Digital credentials are forms of digital evidence that third parties use to certify the acquisition of a skill or set of skills. Digital badges are visual images that act as vehicles for transmitting that information.
Digital badging clearly delivers value to both organizations and individuals. However, not all badging platforms are created equal. As such, before choosing and investing in a specific digital badging software platform, an organization needs to consider its overall objectives and goals.
Some questions the organization will want to consider:
BadgeCert is an enterprise-class platform for creating, issuing, storing and sharing digital badges that verify earners’ skills, credentials and continuing education experiences. With its enhanced functionality ensuring 100% real-time authentication for viewers, BadgeCert is the proven credentialing solution for associations, trainers, regulatory agencies and educational institutions.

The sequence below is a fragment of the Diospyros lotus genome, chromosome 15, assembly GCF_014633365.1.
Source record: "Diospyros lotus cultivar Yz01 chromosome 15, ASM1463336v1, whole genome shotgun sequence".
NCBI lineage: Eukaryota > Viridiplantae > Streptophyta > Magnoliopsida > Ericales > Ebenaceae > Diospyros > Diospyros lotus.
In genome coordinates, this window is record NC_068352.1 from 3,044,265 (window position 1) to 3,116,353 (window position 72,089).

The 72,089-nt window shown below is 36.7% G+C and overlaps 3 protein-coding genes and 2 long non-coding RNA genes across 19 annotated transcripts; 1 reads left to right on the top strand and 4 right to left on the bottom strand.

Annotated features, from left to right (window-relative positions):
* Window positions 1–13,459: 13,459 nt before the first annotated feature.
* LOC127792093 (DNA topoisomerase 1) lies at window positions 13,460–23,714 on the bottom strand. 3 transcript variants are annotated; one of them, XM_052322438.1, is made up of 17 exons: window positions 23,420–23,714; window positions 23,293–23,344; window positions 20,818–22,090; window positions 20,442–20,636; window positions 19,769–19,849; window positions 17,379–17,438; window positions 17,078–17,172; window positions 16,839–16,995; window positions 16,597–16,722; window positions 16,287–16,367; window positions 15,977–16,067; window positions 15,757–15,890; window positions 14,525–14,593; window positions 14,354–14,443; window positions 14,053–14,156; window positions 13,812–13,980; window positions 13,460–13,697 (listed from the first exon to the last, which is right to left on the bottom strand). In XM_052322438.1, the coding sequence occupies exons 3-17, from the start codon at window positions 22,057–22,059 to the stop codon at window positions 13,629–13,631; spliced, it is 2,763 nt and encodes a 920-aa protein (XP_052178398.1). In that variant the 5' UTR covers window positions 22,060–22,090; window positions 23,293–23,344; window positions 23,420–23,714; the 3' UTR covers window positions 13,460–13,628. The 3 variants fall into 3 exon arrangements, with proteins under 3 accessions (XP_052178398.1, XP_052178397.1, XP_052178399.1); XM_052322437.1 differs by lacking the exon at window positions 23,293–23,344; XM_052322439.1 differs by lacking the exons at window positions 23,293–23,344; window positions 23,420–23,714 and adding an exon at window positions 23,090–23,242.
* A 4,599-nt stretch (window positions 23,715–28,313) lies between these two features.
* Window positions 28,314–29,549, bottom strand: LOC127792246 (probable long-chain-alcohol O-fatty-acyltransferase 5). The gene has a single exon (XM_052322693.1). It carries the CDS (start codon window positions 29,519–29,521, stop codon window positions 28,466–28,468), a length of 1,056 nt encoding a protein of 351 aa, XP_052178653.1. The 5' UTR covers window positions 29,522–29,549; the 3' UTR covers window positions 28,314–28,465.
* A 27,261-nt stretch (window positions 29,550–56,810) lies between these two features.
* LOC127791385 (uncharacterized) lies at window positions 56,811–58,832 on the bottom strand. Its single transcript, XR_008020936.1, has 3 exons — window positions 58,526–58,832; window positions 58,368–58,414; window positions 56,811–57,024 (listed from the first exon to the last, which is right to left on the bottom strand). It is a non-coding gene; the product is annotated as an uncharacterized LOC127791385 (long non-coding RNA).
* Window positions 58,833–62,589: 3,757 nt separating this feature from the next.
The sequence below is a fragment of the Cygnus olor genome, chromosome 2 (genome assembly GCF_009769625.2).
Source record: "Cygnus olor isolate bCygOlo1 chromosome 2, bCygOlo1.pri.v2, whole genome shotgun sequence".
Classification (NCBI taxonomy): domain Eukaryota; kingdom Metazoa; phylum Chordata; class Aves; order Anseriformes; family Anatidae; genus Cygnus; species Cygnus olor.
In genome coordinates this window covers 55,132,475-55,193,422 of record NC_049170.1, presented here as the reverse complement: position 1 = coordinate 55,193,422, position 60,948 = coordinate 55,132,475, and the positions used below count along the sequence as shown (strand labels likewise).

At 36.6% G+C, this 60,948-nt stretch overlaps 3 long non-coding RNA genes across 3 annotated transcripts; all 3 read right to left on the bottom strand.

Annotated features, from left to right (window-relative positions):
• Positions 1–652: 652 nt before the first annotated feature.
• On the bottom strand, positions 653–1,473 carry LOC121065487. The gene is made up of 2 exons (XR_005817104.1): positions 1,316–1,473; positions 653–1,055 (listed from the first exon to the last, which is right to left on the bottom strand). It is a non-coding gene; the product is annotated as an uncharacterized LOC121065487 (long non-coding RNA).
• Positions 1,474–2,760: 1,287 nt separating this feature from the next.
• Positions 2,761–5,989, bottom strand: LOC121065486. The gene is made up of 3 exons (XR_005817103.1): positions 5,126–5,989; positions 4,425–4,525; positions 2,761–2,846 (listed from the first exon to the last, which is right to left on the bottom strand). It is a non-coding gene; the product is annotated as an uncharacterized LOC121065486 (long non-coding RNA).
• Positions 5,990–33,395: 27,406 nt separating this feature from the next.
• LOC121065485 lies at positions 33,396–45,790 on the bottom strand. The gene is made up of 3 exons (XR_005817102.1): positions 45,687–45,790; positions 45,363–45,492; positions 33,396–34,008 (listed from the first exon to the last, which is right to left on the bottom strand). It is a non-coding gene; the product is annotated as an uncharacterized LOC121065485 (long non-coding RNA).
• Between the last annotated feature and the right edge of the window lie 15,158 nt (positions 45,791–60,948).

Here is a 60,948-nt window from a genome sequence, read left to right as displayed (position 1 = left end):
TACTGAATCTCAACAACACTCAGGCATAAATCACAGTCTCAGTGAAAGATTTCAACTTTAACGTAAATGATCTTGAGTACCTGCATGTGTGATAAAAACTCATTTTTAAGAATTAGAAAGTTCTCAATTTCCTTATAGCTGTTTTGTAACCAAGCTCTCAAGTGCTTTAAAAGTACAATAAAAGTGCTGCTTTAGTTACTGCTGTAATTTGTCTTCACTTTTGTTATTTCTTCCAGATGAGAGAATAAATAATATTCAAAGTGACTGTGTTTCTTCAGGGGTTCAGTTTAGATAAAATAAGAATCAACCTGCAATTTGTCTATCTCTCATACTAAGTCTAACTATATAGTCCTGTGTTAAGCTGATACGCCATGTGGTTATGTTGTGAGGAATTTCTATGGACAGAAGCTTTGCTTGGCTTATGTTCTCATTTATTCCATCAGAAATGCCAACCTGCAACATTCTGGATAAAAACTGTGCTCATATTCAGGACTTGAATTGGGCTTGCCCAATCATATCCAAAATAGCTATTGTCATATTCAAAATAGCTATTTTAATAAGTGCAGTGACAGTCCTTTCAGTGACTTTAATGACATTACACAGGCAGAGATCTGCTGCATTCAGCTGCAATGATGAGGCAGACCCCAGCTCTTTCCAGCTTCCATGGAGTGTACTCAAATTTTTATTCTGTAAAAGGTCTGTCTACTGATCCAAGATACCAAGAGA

Headquarters: Northbrook, IL
Credly helps people connect their verified skills to opportunities, and organizations make better and more equitable human capital decisions. Credly is a Pearson company.
Headquarters: New York, NY
Accredible is a digital credentialing platform that helps organizations securely issue, manage, track, and verify credentials.
Headquarters: Mountain View, CA
Badgr, now part of Instructure, is a digital credentialing platform where anyone can issue unlimited badges. Badgr has been at the forefront of the digital credential space since its origination and continues to be one of the key players in the market.